Three years ago, while at dinner with my wife, a steak saved my life. It was an especially good steak, so I over ate—stuffing my face as much as possible instead of taking some home. Later that evening, I felt a discomfort in my chest. It was annoying, but not enough to keep me from playing basketball two days later. The soreness—a dull, thudding, tightness; it felt how backs feel when they need to be cracked—worsened while hooping, and afterwards I drove myself to the ER at UPMC Shadyside.
After a battery of tests, CT scans, and blood work, it was revealed that I just had an intense bout of acid reflux and a slightly strained pectoral muscle. “Everything looks fine” the cherubic and Patagonia-clad ER doc said, “but there’s just one more scan we need to do to rule something out.”
“Something?” I asked.
“It’s nothing, don’t worry. You’ll be home in an hour.”
One more scan became two, and then, two hours later, the one doctor in my room became three. The doctor who appeared to be the oldest approached my bed with his hands behind his back. He smelled like soup. “It appears as if you have an aortic aneurysm,” he said. Then he followed with something scarier: “And … we don’t know how it happened”
I’ll spare you the smog of anxiety and fear that overcame me when hearing that. You just need to know that I was admitted while they attempted to “solve” me, and I was discharged three days later because my vitals were fine and the chest pain (which had gone away) was unrelated to the aneurysm. In the following month, I visited a cardiologist, a gastrologist, and my primary care provider; none of whom had any answers. Then I saw a rheumatologist, who noticed something off with my pulse—it was strong on my right side, but weaker on my left. After two more tests, he concluded that I likely had Takayasu’s Arteritis, which rheumtaology.org describes as “… a rare form of vasculitis involving inflammation in the walls of the largest arteries in the body.” It is also considered an autoimmune disease. This is what caused the aneurysm, which, as the doctors discovered after looking through my old medical records, had actually been present for at least 10 years. A landmine that would’ve continued to lurk if I hadn’t been greedy.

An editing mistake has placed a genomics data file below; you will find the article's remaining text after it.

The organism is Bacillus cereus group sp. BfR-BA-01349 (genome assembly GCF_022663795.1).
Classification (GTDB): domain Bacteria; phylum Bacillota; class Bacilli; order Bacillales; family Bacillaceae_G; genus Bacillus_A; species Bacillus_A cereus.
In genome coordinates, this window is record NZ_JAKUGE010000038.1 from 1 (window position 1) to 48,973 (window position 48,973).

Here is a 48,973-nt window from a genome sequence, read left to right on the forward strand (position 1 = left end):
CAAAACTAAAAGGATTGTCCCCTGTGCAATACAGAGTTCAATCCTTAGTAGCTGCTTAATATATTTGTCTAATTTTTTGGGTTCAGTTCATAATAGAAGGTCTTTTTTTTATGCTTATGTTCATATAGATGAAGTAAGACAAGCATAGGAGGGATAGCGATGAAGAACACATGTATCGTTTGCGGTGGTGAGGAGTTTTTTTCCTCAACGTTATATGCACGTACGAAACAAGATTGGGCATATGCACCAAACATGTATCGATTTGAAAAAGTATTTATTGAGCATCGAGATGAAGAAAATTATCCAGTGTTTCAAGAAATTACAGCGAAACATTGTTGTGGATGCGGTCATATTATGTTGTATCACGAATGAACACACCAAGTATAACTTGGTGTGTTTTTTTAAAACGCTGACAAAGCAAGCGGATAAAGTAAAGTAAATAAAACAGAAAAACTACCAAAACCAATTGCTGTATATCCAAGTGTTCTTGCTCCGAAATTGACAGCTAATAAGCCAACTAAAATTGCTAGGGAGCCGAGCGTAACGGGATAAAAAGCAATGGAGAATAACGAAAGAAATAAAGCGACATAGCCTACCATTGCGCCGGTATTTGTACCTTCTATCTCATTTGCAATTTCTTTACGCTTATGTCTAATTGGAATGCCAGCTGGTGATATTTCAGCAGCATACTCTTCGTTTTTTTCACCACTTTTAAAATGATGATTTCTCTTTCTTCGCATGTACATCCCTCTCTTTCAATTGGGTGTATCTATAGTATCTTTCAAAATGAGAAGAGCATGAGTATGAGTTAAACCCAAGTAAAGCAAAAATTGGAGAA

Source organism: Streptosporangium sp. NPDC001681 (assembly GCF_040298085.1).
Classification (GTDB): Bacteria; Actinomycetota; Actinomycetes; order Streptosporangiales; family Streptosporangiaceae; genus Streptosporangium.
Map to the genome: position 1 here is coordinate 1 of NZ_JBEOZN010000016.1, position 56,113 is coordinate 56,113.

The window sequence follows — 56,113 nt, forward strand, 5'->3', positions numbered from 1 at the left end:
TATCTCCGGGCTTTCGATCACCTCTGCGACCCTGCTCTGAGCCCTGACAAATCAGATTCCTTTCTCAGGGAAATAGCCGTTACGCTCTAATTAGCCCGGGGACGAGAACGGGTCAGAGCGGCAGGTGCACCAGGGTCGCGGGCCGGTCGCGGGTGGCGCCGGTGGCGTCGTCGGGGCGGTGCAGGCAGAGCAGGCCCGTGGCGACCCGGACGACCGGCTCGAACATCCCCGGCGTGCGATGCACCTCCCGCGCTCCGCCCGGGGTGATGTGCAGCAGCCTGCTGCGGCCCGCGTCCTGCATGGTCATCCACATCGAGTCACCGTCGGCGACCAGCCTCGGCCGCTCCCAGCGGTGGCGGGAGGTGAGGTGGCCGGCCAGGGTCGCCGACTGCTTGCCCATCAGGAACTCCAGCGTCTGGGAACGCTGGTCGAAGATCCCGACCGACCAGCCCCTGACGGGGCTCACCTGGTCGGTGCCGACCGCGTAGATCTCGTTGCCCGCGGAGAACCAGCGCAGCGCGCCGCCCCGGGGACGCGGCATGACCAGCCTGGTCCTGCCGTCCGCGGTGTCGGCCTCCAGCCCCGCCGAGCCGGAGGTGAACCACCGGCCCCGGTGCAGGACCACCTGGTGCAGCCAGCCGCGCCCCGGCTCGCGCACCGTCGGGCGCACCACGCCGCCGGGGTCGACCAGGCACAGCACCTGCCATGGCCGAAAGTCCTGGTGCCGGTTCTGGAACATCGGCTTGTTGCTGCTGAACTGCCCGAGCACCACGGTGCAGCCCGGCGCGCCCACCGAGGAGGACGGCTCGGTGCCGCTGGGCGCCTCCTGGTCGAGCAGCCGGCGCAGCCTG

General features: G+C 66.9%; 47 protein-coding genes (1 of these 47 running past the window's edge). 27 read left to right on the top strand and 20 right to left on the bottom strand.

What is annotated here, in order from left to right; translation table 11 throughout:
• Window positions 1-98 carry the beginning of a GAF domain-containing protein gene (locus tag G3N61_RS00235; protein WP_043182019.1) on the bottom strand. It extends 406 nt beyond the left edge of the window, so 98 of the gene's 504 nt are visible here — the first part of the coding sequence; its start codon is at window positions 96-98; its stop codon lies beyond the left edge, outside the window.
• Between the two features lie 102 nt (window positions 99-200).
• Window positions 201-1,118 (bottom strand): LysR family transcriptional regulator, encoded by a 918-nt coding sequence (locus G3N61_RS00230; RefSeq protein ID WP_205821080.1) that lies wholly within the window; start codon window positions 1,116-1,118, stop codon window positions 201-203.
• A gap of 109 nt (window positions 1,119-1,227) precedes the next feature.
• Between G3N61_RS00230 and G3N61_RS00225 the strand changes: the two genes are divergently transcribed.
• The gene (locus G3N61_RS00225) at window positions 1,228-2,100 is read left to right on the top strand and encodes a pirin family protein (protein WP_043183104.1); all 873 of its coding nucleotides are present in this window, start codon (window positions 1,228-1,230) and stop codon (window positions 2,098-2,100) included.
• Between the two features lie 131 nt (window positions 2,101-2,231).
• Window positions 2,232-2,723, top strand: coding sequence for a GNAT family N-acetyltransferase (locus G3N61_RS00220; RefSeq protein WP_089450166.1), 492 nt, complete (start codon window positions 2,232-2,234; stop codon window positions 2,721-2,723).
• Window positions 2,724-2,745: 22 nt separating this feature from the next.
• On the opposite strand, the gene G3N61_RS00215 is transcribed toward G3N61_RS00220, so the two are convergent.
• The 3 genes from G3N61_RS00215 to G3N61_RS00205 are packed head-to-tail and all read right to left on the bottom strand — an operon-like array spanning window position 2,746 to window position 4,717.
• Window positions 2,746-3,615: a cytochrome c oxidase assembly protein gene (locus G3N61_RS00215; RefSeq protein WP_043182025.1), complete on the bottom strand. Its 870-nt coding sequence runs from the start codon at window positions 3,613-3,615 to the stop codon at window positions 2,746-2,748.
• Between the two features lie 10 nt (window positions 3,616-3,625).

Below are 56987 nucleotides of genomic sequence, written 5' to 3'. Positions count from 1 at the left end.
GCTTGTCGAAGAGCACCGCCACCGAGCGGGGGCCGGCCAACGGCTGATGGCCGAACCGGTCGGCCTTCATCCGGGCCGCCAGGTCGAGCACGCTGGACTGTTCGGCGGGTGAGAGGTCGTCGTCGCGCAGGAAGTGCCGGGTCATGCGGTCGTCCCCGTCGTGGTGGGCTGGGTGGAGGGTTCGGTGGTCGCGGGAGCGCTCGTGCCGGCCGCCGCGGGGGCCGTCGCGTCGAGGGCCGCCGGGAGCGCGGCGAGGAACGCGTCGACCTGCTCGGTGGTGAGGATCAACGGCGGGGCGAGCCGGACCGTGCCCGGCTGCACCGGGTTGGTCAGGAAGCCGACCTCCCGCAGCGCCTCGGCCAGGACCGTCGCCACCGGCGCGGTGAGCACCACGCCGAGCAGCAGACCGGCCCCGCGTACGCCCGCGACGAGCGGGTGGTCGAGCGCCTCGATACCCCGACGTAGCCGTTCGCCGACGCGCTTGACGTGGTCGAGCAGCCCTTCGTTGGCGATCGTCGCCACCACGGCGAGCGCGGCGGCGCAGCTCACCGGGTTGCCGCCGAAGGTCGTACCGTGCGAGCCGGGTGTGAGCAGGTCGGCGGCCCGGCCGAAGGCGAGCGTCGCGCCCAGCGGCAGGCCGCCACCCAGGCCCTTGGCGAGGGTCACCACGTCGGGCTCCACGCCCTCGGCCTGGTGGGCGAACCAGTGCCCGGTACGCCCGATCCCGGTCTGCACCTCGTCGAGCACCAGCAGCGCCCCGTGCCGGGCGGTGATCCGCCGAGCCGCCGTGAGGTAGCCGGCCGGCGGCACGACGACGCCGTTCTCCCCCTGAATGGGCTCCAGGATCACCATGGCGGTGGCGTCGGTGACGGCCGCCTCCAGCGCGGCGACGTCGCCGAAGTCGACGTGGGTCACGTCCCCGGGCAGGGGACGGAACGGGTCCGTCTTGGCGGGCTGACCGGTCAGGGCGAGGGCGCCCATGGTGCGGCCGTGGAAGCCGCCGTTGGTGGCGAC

So far it’s been manageable. Surgery doesn’t appear to be necessary, I take Lisinopril to keep my blood pressure even lower than it naturally is, and I drive to Ohio once a year to visit a specialist at the Cleveland Clinic. I’ve also been advised to not lift anything over 250 pounds—which doesn’t impact my day-to-day but does provide a built-in excuse when friends need help moving. But I feel fine. So fine that I still try to hoop three to five times a week when I’m home, which the specialist encourages me to do as long as I can.
At the LA Fitness I frequent, I mostly play with men in their 20s and early 30s, and I’ve grown to appreciate—and hunt for—the backhanded compliments that come when they discover I’m 41. “Oh wow. I hope to still be out here when I get up there too.” “Bruh, you must’ve been nice back in your day.” “Fam, you look great for your age.” Maybe because the 20-and 30-year-old me had ideas of what 40 would look, feel, and act like, and I don’t believe myself to be any of those things. I have all of my hair (with two scantily visible grays in my beard). The cut of the jeans I rock are “slim and tapered” instead of “A Dad At Home Depot.” And my preternaturally unimpressed 19-year-old nephew asks me for music and sneaker recommendations.